Monday03 October 2022

As Data Compromises Rise will Companies Change Practices to Meet Them?

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The latest report from the ITRC (Identity Theft Resource Center) has been released and it shows us some sadly unsurprising data. According to the report, 2021 data compromises are up 68% (1,862) compared to 2020 numbers and 23% higher than the highest year on record 2017 (1,506). The report adds that compromise of sensitive personal data is also up but has not topped 2017 as the record year for that type of data loss. Attack trends have changed slightly with attackers appearing to target specific data rather than just trying to dump everything. This has led to an overall reduction in the total number of actual victims while the number of repeat victims is still very high.

Outside of alarming numbers the report also provides some data that can be used in a proactive manner. By identifying what types of attacks are becoming more common, the report gives clear areas for improvement. For example, ransomware attacks have doubled year over year for the last two years. Analysts expect this trend to continue, making ransomware attacks the number one attack type by the close of 2022. Cyber-attack related breaches accounted for more data compromises than all the data compromises in 2020. All business verticals and sectors saw an increase except for the military (there were no “disclosed” incidents). The report also revealed that more and more organizations are electing to hide the root cause of incidents (another sad item).

Overall the report indicates a low level of readiness for an attack across most business verticals. While no one was truly prepared for the events of 2021 when the pandemic hit, there is simply no excuse for not aggressively adapting to meet the shift in the threat landscape and protect personal information properly. The fact that ransomware attacks are increasing year over year shows that no one is listening as security researchers explain that legacy anti-malware software and practices are just not enough. There must be a shift in how things are done. Organizations must adapt their practices to include a distributed work environment and they must do it now or 2022 will be even worse than 2021.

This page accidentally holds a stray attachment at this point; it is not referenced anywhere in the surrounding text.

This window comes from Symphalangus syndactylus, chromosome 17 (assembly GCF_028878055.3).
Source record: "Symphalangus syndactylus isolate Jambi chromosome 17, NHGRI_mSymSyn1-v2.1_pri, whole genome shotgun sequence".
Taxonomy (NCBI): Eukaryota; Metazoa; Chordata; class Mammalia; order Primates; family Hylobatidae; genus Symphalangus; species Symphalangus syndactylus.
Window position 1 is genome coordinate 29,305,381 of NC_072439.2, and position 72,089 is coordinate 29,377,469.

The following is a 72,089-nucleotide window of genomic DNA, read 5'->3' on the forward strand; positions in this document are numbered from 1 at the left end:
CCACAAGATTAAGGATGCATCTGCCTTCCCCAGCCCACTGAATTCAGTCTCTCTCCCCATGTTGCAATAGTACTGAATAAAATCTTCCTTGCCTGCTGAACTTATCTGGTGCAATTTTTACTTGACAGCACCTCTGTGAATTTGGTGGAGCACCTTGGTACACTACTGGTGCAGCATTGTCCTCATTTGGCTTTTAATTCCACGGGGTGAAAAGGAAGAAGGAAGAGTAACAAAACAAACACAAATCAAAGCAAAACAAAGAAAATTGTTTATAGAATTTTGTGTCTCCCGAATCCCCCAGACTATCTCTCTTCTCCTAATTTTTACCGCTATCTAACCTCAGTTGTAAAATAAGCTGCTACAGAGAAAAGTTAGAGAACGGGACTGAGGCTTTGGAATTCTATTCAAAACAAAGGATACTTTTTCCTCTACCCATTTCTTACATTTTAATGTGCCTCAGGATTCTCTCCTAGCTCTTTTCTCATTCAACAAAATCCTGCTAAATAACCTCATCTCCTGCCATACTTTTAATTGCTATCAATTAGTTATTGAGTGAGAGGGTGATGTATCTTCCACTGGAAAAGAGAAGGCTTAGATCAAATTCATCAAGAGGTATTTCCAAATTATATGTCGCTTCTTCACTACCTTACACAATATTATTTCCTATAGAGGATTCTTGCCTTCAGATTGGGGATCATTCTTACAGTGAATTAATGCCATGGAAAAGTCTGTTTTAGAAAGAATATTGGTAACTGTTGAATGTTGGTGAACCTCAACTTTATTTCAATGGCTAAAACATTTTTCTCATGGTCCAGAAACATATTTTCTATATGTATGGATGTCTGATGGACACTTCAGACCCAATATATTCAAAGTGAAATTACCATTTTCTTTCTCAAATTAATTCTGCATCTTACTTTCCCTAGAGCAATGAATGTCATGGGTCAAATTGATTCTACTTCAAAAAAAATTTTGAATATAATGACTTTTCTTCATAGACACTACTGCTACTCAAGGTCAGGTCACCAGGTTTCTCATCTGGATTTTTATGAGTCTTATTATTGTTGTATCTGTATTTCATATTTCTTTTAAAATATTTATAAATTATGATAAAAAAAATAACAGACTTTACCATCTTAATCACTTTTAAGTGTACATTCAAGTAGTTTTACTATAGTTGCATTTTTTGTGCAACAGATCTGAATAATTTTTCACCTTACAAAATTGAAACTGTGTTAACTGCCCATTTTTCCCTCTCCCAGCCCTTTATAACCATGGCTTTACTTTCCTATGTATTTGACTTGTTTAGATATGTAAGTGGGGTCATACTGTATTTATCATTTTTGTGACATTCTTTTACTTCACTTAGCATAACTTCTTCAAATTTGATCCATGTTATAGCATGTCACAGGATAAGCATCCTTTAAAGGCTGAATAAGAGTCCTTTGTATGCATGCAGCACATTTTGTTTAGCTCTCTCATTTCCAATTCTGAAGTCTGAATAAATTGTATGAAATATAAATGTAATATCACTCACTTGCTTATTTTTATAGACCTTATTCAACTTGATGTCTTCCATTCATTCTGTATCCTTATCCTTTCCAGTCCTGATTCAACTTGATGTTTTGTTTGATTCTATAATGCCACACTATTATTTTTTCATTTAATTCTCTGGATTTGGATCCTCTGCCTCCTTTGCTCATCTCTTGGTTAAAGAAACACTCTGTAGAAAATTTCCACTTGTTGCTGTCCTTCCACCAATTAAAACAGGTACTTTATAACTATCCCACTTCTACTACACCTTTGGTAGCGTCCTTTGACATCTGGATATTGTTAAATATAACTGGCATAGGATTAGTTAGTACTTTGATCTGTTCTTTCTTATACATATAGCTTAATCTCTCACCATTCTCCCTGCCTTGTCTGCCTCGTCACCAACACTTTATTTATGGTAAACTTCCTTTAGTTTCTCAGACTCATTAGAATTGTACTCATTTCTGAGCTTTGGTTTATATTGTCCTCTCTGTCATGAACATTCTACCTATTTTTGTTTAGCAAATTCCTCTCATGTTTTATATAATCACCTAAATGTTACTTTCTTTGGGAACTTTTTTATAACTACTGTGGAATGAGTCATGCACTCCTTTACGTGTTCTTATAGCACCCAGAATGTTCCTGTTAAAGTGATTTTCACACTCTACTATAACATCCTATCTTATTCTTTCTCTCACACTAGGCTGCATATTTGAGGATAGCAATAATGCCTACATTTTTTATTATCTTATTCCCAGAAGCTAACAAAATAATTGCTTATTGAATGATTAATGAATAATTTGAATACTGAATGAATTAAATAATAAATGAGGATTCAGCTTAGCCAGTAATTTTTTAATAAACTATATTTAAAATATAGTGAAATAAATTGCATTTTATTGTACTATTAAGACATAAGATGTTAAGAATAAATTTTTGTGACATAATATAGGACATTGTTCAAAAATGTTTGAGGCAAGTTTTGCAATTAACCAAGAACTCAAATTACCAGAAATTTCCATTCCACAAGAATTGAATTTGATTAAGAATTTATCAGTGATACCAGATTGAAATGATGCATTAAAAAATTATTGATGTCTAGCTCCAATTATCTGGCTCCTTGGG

The manufacturing and healthcare industries need the most adjustment. Here we see an almost obstinate attitude towards security and vendors tend to control that attitude. In both manufacturing and healthcare, it is not uncommon to see hardware and software that is end-of-life and end-of-support still actively running and exposed to attack. The use of modern anti-malware agents on these devices is, often, not possible due to their age or sensitivity. Even when the software is new(ish) anti-malware agents are discouraged due to their potential impact on the endpoint in question. It is a security nightmare to be perfectly honest.

Other business sectors should be paying attention though and need plans to adjust to these new trends. Changing out older systems and adapting policies is not easy, but it is something that must happen. New and more modern preventative software and polices should go into effect as soon as possible. A focus on anti-malware and data loss will help reduce the threat of ransomware if it covers all endpoints properly. These came changes can also have a positive impact on exposure to cyber-attacks as well.

The report has some staggering numbers that, given the state of organizational security, is not surprising. Despite warnings and the obvious trends in attacker frequency and targeting we still see a rather lax attitude towards actual security measures. There has been an increase in the purchase of breach/incident insurance though. This trend is the most concerning to me. It shows a frustration on the part of organizations, so they buy a way to manage the financial impacts rather than working to identify and remediate security problems in their environment. This is a trend that we have been tracking for a few years and one that I am not happy with. Insurance does not protect the people that are impacted, it only protects the financial interests of the people running the organization. The lack of transparency would seem to support this new trend as well, by hiding how the incident occurred companies may feel they are hiding security weaknesses. However, from a consumer perspective it just makes them look like they are hiding incompetence.
2022 could be a transition year for security. It is up to businesses to determine what type of transition it is though. Will we see a vigorous response that drives down the number of data compromises? Or will we see more CYA responses while ignoring the actual problems and putting more and more people’s data at risk?

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